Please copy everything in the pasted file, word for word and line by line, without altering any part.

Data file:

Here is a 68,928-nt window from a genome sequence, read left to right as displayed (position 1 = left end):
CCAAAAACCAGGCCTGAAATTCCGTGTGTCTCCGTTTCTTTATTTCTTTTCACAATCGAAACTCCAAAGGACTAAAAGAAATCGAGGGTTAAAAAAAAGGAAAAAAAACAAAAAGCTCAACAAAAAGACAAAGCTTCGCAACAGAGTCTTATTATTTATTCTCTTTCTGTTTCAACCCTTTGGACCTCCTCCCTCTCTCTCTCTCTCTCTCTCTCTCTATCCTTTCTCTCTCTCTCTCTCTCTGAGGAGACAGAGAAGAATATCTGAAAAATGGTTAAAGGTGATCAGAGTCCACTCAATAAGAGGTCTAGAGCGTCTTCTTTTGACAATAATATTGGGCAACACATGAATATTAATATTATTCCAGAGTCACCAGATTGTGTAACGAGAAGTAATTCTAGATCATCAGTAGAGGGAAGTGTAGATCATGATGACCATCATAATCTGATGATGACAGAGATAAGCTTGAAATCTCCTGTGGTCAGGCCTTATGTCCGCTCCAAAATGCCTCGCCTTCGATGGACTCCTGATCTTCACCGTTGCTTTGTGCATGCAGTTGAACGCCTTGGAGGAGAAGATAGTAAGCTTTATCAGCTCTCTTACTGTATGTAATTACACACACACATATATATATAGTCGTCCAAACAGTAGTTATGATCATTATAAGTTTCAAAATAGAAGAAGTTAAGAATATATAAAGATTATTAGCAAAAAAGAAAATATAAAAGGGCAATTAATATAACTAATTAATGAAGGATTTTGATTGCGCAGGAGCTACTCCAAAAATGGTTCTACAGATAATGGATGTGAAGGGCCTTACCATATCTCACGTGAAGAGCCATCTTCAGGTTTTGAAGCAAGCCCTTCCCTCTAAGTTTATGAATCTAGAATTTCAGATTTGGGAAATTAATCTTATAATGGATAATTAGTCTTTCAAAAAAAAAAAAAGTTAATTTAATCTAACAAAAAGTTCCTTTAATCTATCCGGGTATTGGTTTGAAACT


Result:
Here is a 68,928-nt window from a genome sequence, read left to right as displayed (position 1 = left end):
CCAAAAACCAGGCCTGAAATTCCGTGTGTCTCCGTTTCTTTATTTCTTTTCACAATCGAAACTCCAAAGGACTAAAAGAAATCGAGGGTTAAAAAAAAGGAAAAAAAACAAAAAGCTCAACAAAAAGACAAAGCTTCGCAACAGAGTCTTATTATTTATTCTCTTTCTGTTTCAACCCTTTGGACCTCCTCCCTCTCTCTCTCTCTCTCTCTCTCTCTATCCTTTCTCTCTCTCTCTCTCTCTGAGGAGACAGAGAAGAATATCTGAAAAATGGTTAAAGGTGATCAGAGTCCACTCAATAAGAGGTCTAGAGCGTCTTCTTTTGACAATAATATTGGGCAACACATGAATATTAATATTATTCCAGAGTCACCAGATTGTGTAACGAGAAGTAATTCTAGATCATCAGTAGAGGGAAGTGTAGATCATGATGACCATCATAATCTGATGATGACAGAGATAAGCTTGAAATCTCCTGTGGTCAGGCCTTATGTCCGCTCCAAAATGCCTCGCCTTCGATGGACTCCTGATCTTCACCGTTGCTTTGTGCATGCAGTTGAACGCCTTGGAGGAGAAGATAGTAAGCTTTATCAGCTCTCTTACTGTATGTAATTACACACACACATATATATATAGTCGTCCAAACAGTAGTTATGATCATTATAAGTTTCAAAATAGAAGAAGTTAAGAATATATAAAGATTATTAGCAAAAAAGAAAATATAAAAGGGCAATTAATATAACTAATTAATGAAGGATTTTGATTGCGCAGGAGCTACTCCAAAAATGGTTCTACAGATAATGGATGTGAAGGGCCTTACCATATCTCACGTGAAGAGCCATCTTCAGGTTTTGAAGCAAGCCCTTCCCTCTAAGTTTATGAATCTAGAATTTCAGATTTGGGAAATTAATCTTATAATGGATAATTAGTCTTTCAAAAAAAAAAAAAGTTAATTTAATCTAACAAAAAGTTCCTTTAATCTATCCGGGTATTGGTTTGAAACT